In 1932 Italy won the right to host the 1934 World Cup and Benito Mussolini’s fascist regime spent two years promoting and organising the tournament.
They wanted to make it a grand event to showcase their political ideologies, which was reflected in the design of the stadiums and promotional material.
The marketing of the event however didn’t lead to sell out crowds and only the games featuring Italy had full houses.
The Italian team had mixed results in the lead up to this World Cup, and were comprehensively outplayed by Austria three months before the tournament, which led to changes being made to the squad.
The Italian side was typically physical with a lot of stamina, but the Italian management relied on Argentinian born players in this era to provide them with some balance and flair.
One of those was midfielder, Luis Monti, who was on the losing side against Uruguay in the 1930 final before switching allegiances, and another was a winger, Raimundo Orsi.
Orsi had moved to Juventus in 1928 after impressing in the Olympic games that year, and he scored a brace in a 7-1 victory over the USA in the first round to help Italy off to the perfect start.
In addition to the Argentines, they had one of the greatest Italian (actually born in Italy) forwards of all-time up front. They named the San Siro after him too.
His name of course, is Giuseppe Meazza.
It was Meazza’s goals and invention that got Italy to the final. Italy’s route to the final was almost certainly aided by Mussolini’s tactics off the pitch too – such as having dinner with referees.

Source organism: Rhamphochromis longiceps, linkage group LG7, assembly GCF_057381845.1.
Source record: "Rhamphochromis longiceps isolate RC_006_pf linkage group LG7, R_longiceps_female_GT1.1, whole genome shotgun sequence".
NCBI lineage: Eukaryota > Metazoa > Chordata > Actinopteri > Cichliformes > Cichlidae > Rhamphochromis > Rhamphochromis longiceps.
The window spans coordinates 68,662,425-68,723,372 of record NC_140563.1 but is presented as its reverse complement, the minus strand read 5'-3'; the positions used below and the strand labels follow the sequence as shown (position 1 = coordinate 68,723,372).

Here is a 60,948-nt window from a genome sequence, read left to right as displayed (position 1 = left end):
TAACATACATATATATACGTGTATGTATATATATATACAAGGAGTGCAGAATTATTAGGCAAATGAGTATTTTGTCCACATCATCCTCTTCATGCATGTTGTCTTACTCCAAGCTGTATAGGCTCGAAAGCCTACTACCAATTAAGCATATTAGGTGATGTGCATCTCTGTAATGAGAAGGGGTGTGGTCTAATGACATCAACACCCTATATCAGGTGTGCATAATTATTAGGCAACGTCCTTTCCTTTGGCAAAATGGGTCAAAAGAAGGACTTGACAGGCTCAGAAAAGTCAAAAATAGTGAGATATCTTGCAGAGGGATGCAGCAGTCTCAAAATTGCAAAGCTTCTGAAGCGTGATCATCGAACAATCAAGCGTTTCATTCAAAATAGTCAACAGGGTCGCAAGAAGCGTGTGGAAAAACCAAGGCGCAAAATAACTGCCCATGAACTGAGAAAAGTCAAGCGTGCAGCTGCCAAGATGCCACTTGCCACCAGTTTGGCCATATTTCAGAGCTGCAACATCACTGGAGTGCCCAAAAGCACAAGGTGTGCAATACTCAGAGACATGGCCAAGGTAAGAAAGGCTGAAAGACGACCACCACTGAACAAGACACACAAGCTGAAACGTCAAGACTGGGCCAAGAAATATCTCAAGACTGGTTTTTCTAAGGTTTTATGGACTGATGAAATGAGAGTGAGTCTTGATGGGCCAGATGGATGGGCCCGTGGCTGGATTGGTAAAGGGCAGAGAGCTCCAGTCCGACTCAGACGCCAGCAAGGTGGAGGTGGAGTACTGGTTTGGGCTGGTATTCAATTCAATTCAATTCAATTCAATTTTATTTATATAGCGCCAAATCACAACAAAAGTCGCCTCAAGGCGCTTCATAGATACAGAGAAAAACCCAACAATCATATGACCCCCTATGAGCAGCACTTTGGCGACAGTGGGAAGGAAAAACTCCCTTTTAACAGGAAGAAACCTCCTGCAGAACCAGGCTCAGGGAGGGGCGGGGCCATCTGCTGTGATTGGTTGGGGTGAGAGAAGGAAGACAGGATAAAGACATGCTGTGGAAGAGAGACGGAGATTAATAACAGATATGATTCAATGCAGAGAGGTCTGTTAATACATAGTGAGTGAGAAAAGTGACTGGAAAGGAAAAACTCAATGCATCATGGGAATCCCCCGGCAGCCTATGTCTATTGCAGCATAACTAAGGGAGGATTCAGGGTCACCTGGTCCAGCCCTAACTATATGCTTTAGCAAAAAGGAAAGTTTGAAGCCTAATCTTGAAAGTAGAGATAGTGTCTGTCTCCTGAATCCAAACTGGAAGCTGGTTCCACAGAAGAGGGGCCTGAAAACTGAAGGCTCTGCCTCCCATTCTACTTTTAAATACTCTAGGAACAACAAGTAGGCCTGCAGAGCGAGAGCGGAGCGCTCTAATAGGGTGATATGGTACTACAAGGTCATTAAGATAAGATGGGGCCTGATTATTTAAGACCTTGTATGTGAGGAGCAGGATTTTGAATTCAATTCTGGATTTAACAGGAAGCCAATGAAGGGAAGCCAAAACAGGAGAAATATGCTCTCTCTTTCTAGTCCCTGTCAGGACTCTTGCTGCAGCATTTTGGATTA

Although the stage seemed set for Italy to win the World Cup, the final would prove to be far from easy.
In this era, central European football was strong, and although Italy beat favourites Austria in the semi-finals they had another tough test to come.
Czechoslovakia had improved as the tournament progressed, and with 10 minutes to go found themselves within touching distance of winning the World Cup after they had taken a shock lead against the hosts on the 71st minute.
With the final turning into a nightmare for Mussolini and Italy, Orsi turns beautifully on the edge of the box and with a swing of the right boot beats the Czech goalkeeper to bring Italy level.
What Happened Next?
Italy were buoyed by the equaliser and had a penalty decision, unsurprisingly, go in their favour before they won the game in extra time.
Gli Azzurri would repeat their success in France four years later.
Just over a decade later, Mussolini was executed by Italian partisans as he faced the consequences of fascism’s defeat in World War II.